In today’s Programming Praxis exercise, our goal is to write a random number generator based on the Rule 30 cellular automaton. Let’s get started, shall we?

Some imports:

import Control.Monad.State
import Data.Bits
import Data.Word

First we define the amount of bits in our RNG state.

size :: Int
size = 7 * 43

We’re going to be needing a function to convert a list of bits to a number.

fromBits :: (Bits a, Integral a) => [Bool] -> a
fromBits = foldl (\a x -> shift a 1 .|. fromIntegral (fromEnum x)) 0

The step function replaces the state with the next generation of cells for a given rule and returns the middle bit.

step :: Monad m => Int -> StateT Integer m Bool
step r = modify (\s -> let b i = testBit s (mod i size) in
fromBits [ testBit r $ fromBits [b (n+1), b n, b (n - 1)]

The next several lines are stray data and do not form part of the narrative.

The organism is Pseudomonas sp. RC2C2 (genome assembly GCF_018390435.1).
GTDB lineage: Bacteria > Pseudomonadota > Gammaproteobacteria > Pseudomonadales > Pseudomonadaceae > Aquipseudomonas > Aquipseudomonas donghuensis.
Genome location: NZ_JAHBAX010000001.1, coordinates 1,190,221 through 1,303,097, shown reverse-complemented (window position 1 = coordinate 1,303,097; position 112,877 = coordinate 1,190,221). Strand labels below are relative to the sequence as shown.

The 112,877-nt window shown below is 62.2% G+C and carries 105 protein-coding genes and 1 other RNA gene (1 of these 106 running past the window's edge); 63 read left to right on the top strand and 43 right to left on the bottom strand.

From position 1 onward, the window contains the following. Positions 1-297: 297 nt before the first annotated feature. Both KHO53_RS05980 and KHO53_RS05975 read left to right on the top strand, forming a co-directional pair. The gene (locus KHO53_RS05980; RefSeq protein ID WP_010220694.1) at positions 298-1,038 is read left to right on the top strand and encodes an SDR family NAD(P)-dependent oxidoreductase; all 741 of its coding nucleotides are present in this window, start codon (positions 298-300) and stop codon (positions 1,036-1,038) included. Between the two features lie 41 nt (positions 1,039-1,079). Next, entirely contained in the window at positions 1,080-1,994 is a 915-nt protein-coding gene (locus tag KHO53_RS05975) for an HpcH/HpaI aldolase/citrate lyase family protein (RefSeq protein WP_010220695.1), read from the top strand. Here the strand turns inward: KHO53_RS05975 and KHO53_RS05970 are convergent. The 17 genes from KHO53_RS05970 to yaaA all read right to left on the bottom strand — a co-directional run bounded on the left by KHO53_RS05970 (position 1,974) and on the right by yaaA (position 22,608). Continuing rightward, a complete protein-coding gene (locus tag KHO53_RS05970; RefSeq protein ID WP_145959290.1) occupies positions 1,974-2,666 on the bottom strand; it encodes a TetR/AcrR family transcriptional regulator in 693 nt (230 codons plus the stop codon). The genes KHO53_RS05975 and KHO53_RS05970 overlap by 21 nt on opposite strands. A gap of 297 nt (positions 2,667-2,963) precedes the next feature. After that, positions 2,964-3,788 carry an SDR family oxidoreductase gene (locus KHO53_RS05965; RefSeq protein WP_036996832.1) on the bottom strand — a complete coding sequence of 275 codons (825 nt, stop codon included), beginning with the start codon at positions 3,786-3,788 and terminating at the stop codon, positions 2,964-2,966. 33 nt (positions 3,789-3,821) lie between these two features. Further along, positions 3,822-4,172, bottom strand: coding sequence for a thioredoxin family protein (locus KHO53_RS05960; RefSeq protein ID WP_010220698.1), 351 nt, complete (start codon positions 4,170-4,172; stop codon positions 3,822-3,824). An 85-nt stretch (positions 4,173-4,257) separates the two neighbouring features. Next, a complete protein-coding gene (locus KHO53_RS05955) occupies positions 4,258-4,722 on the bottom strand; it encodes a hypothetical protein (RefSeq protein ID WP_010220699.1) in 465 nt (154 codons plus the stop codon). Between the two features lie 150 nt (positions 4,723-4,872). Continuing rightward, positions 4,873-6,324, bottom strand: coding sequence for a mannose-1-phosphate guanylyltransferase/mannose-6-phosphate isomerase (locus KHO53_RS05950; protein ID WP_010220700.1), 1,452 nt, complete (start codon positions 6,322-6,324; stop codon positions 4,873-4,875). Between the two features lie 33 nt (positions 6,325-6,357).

| n <- [size - 1, size - 2..0]]) >> gets (`testBit` div size 2)

To produce a random number, we take the middle bit of the desired number of generations and convert that to an unsigned integer.

randomBits :: Monad m => Int -> Int -> StateT Integer m Word
randomBits n r = return . fromBits =<< replicateM n (step r)

To test the algorithm, we see if we get the correct result when we only set the bit in the middle. Afterwards, we produce a bunch of 8-bit numbers.

main :: IO ()
main = evalStateT (do r <- randomBits 32 30
liftIO $ print (r == 3112904540)
liftIO . print =<< replicateM 100 (randomBits 8 30)
) $ bit (div size 2)

Looks like everything is working properly.

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Tags: automata, bonsai, cellular, code, generator, Haskell, kata, number, praxis, programming, random, rng, rule 30

This entry was posted on April 29, 2011 at 2:51 pm and is filed under Programming Praxis. You can follow any responses to this entry through the RSS 2.0 feed.
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